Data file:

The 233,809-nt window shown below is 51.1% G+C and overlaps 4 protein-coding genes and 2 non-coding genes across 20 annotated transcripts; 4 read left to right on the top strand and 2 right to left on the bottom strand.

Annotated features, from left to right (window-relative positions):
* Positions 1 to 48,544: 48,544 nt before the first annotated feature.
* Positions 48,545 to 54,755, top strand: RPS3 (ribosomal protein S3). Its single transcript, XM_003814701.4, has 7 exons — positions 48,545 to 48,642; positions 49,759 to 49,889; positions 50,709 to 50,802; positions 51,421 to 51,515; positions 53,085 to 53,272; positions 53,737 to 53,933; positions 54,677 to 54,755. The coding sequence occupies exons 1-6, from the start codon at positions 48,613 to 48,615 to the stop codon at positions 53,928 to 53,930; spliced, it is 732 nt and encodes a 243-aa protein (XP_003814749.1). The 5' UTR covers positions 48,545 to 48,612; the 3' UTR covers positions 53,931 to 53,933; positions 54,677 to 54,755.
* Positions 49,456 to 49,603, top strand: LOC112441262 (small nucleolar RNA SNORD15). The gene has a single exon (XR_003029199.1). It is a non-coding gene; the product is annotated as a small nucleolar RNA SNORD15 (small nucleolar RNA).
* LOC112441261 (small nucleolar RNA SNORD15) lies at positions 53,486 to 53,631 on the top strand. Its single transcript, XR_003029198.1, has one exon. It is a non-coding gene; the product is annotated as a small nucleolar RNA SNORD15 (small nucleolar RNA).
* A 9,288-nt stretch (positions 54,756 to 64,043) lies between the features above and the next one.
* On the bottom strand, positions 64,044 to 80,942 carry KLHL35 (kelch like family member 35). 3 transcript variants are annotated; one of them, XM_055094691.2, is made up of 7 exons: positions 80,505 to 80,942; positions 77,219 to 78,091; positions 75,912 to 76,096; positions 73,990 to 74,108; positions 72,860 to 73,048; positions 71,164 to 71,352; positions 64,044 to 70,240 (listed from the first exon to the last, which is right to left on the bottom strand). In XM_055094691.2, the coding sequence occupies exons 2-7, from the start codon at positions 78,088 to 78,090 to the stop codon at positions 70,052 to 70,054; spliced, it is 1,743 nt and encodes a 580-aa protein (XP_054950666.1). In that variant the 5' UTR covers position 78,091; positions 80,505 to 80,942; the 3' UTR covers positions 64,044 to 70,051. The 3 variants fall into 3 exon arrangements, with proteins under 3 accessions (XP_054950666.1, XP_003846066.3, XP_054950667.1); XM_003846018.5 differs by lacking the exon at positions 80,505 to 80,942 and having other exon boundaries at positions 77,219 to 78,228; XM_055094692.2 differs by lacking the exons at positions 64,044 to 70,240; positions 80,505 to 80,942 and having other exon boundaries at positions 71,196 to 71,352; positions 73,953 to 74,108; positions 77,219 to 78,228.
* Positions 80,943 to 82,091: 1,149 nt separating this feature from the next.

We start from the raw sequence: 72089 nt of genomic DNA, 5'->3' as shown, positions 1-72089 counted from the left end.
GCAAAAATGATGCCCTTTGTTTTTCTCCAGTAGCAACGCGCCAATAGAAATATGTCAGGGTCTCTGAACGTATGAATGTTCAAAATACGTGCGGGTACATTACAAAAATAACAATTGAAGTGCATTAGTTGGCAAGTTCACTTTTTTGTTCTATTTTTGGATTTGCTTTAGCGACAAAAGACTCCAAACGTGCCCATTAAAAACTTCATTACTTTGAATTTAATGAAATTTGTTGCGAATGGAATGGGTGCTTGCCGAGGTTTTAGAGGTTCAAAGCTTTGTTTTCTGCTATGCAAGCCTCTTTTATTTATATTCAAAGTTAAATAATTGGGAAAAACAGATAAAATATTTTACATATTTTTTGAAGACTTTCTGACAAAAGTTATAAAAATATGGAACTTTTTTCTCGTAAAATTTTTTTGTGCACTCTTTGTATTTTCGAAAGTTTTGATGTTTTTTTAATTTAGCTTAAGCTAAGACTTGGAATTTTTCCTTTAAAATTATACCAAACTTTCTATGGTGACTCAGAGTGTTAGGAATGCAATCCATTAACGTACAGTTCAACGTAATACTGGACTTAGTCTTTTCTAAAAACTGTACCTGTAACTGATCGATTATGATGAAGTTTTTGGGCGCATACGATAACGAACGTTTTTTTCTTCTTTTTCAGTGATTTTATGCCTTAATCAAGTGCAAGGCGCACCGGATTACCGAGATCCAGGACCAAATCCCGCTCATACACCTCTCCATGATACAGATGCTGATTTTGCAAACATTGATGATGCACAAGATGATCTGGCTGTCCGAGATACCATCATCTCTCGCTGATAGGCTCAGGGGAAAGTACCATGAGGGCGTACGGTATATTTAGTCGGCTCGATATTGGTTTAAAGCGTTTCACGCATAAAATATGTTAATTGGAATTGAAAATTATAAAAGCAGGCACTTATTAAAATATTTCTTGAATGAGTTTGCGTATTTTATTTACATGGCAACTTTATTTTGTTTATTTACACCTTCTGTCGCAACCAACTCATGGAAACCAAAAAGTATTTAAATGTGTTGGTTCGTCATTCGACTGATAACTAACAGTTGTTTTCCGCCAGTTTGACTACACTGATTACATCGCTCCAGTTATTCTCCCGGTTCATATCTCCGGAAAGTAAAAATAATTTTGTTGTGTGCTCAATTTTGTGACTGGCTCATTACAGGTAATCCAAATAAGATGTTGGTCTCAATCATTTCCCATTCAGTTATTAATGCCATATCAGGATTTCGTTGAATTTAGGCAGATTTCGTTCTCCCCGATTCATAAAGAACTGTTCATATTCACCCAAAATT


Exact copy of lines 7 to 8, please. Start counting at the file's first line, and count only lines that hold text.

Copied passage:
* A 9,288-nt stretch (positions 54,756 to 64,043) lies between the features above and the next one.
* On the bottom strand, positions 64,044 to 80,942 carry KLHL35 (kelch like family member 35). 3 transcript variants are annotated; one of them, XM_055094691.2, is made up of 7 exons: positions 80,505 to 80,942; positions 77,219 to 78,091; positions 75,912 to 76,096; positions 73,990 to 74,108; positions 72,860 to 73,048; positions 71,164 to 71,352; positions 64,044 to 70,240 (listed from the first exon to the last, which is right to left on the bottom strand). In XM_055094691.2, the coding sequence occupies exons 2-7, from the start codon at positions 78,088 to 78,090 to the stop codon at positions 70,052 to 70,054; spliced, it is 1,743 nt and encodes a 580-aa protein (XP_054950666.1). In that variant the 5' UTR covers position 78,091; positions 80,505 to 80,942; the 3' UTR covers positions 64,044 to 70,051. The 3 variants fall into 3 exon arrangements, with proteins under 3 accessions (XP_054950666.1, XP_003846066.3, XP_054950667.1); XM_003846018.5 differs by lacking the exon at positions 80,505 to 80,942 and having other exon boundaries at positions 77,219 to 78,228; XM_055094692.2 differs by lacking the exons at positions 64,044 to 70,240; positions 80,505 to 80,942 and having other exon boundaries at positions 71,196 to 71,352; positions 73,953 to 74,108; positions 77,219 to 78,228.